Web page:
Tribute to Peter Kelly on his Inter-County Retirement

This article by Richard Commins first appeared in the Kildare Nationalist

Has any other GAA player gone from playing with the county juniors in June to winning an All Star award within the space of four months? I’d be very surprised.

Peter Kelly, the Two Mile House and Kildare stalwart, who announced his retirement from inter-county football last week, had the most remarkable of debut seasons in 2010, going from obscurity to joining Johnny Doyle on stage at the All Star banquet.

Photo Credit: Seán Brilly

Has any other GAA player gone from playing with the county juniors in June to winning an All Star award within the space of four months? I’d be very surprised.

Peter Kelly, the Two Mile House and Kildare stalwart, who announced his retirement from inter-county football last week, had the most remarkable of debut seasons in 2010, going from obscurity to joining Johnny Doyle on stage at the All Star banquet.

His underage Kildare career had been inauspicious. Neither was his club in the habit of producing county players. Niall Browne had a couple of games in the noughties but that was about it in modern times.

It was a fallow period at underage for Kildare and Kelly’s appearances at minor (2007) and under-21 (2009 and 2010) had been losing ones. In 2009 he was called up to the Juniors but there was only a substitute appearance against Dublin in Swords to show for it. Another defeat.

Kildare senior manager Kieran McGeeney was using the Junior panel as a reserve team in those days, though, and Peter got the call up again in 2010. He made his senior debut as a sub against Meath in Navan in April. A losing one, once more. For the juniors he started on a winning team at last against Dublin but Louth put paid to that campaign on the Wednesday after the disastrous senior outing against the same county.

Kelly may have been resigned to a summer with the club, but Geezer had other ideas. He saw something in the tenacious corner back and with the seniors’ last line of defence in need of drastic surgery, having conceded 1-22 in Navan, Kelly was catapulted into the starting line-up along with Andriú MacLochlainn for the Qualifier against Antrim on the day Dermot Earley buried his father.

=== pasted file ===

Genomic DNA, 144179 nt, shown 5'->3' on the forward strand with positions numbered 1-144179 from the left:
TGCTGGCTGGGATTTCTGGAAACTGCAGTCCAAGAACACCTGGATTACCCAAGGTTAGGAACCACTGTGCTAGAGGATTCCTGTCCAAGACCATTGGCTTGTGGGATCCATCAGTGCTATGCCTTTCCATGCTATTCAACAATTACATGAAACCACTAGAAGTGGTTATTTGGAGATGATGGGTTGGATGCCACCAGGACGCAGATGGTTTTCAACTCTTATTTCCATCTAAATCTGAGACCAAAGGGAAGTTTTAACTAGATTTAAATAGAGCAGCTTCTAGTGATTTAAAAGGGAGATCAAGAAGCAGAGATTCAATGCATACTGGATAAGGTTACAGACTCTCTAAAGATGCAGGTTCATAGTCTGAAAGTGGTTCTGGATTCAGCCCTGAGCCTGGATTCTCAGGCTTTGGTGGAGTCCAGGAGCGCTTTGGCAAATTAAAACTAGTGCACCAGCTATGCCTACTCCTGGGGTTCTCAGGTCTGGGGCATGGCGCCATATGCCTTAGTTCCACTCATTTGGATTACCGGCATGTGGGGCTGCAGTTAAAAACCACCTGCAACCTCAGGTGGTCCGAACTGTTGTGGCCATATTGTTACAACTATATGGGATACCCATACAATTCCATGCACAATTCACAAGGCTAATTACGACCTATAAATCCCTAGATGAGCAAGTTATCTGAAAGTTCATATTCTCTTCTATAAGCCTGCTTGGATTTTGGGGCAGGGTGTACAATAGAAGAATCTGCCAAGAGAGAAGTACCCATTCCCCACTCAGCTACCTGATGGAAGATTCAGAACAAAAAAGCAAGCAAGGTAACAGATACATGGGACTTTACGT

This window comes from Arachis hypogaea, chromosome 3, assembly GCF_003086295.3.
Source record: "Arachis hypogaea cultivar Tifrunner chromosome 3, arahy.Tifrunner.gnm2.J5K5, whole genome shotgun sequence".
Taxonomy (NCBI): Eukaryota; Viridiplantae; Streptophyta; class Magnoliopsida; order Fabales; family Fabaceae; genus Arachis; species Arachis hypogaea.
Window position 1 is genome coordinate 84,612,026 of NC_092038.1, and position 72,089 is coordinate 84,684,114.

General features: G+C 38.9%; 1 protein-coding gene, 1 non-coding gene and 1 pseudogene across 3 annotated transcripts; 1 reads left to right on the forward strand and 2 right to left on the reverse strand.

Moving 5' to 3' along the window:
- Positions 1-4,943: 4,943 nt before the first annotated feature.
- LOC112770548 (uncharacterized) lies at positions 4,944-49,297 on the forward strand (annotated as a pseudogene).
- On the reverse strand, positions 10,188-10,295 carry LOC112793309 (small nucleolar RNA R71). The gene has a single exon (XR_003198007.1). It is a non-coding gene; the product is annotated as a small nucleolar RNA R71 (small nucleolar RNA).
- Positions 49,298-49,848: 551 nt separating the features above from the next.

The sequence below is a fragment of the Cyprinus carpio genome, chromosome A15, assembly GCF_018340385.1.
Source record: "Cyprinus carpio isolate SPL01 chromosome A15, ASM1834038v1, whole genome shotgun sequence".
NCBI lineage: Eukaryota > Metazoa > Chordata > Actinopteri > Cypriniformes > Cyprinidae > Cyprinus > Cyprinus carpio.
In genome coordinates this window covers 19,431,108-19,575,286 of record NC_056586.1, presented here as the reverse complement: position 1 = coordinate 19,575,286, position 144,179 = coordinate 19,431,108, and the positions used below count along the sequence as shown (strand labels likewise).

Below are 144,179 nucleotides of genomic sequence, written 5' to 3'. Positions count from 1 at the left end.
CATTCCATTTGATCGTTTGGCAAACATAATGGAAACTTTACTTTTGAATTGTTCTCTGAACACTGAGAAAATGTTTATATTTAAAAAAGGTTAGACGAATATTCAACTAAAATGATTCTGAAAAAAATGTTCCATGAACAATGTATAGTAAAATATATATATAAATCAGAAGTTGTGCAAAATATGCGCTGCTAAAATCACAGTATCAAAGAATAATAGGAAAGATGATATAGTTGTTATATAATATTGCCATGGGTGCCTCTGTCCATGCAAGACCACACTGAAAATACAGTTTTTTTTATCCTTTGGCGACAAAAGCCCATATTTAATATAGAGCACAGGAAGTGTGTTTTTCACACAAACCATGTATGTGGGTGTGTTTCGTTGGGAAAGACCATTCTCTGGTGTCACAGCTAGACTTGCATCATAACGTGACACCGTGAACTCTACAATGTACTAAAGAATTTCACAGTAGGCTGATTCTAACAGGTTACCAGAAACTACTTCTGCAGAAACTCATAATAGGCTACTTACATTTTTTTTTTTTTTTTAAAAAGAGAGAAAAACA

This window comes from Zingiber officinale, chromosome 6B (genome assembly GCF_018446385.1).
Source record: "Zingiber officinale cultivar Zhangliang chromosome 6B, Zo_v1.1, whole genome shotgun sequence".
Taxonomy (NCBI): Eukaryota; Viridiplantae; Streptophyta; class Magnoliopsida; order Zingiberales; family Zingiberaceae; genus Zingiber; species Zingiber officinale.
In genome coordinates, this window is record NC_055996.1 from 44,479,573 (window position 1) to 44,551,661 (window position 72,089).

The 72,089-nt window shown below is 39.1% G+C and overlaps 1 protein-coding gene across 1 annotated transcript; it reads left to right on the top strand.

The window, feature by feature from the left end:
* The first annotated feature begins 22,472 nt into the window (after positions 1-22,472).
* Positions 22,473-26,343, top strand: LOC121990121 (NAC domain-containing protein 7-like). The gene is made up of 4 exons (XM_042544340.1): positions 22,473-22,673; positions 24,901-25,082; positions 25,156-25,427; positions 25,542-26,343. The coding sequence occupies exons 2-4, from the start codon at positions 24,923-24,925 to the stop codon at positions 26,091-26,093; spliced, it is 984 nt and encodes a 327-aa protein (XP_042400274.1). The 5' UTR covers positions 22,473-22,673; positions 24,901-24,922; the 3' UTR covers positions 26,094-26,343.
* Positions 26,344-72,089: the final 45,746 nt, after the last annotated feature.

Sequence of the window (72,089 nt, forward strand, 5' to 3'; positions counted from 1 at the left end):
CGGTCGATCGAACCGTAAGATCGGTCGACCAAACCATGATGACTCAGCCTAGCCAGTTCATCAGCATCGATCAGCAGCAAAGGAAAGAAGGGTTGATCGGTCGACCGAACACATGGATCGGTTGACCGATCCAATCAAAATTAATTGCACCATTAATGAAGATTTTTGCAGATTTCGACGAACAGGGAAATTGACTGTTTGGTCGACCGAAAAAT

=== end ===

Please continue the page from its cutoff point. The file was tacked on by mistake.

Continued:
The pair, alongside Hugh McGrillen at full back, tightened Kildare’s defence immeasurably. His direct opponent Kieran Brady was withdrawn after 45 minutes. He held his place for the replay and all the way to the All Ireland semi-final against Down.

Kelly’s performances matured week on week in that remarkable run through the qualifiers, peaking with a display against Monaghan in Croke Park in Round Four where many regarded him as man-of-the-match.

He swapped the number 2 shirt for number 6 against Meath in the All Ireland Quarter Final and was a revelation once more until injury forced him out. Another solid performance against Down cemented his All Star place.

A cruciate knee ligament injury sadly put paid to 2011 for him but he was a first-choice starter again under McGeeney in 2012, winning a Division Two league title and reaching the All Ireland Quarter Finals.

There is no doubt that Kelly struggled to recapture his 2010 form after his cruciate operation. He damaged the knee again in 2013 and could not play a full part in his club’s Kildare JFC win, or in their remarkable All Ireland success the following spring. He did play in the County Final against Straffan and was a late replacement in the All Ireland Final. But he was always a driving force within the club and an inspiration to younger lads such as Mark Sherry and Chris Healy who followed him onto the county panel.

After being in-and-out of Jason Ryan’s sides, he enjoyed something of an Indian summer in 2018 under Cian O’Neill when he added an attacking bent to his defensive qualities. Having not scored a championship point previously he weighed in with three in the summer of “Newbridge of Nowhere”.

Kelly enjoyed more success that year at club level also with “House” joining the senior ranks for the first time, beating Monasterevan to win the Intermediate championship and adding another Leinster title.

He remained a key part of the Kildare panel and was a regular under Jack O’Connor in this year’s league programme until coronavirus brought that campaign, and ultimately Kelly’s county career to an abrupt end.

He played 110 times in all for his county, 92 times in league and championship, weighing in with ten points.

Johnny Doyle summed up one of Kildare’s finest defenders, praising Kelly for his “professionalism, commitment and will-to-win.” Enjoy the retirement Peter and thanks for the memories.